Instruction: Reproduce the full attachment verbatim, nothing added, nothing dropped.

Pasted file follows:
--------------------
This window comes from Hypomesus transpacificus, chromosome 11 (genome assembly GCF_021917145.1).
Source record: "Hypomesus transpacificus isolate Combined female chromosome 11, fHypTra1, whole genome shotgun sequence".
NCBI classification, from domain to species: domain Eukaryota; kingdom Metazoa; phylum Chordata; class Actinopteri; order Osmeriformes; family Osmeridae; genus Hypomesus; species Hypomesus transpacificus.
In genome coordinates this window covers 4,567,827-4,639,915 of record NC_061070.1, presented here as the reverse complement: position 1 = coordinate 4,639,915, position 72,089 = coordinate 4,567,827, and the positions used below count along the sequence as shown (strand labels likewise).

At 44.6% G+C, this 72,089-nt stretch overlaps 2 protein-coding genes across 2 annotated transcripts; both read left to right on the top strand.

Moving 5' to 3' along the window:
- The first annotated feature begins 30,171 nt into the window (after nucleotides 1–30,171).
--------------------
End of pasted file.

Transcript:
This window comes from Hypomesus transpacificus, chromosome 11 (genome assembly GCF_021917145.1).
Source record: "Hypomesus transpacificus isolate Combined female chromosome 11, fHypTra1, whole genome shotgun sequence".
NCBI classification, from domain to species: domain Eukaryota; kingdom Metazoa; phylum Chordata; class Actinopteri; order Osmeriformes; family Osmeridae; genus Hypomesus; species Hypomesus transpacificus.
In genome coordinates this window covers 4,567,827-4,639,915 of record NC_061070.1, presented here as the reverse complement: position 1 = coordinate 4,639,915, position 72,089 = coordinate 4,567,827, and the positions used below count along the sequence as shown (strand labels likewise).

At 44.6% G+C, this 72,089-nt stretch overlaps 2 protein-coding genes across 2 annotated transcripts; both read left to right on the top strand.

Moving 5' to 3' along the window:
- The first annotated feature begins 30,171 nt into the window (after nucleotides 1–30,171).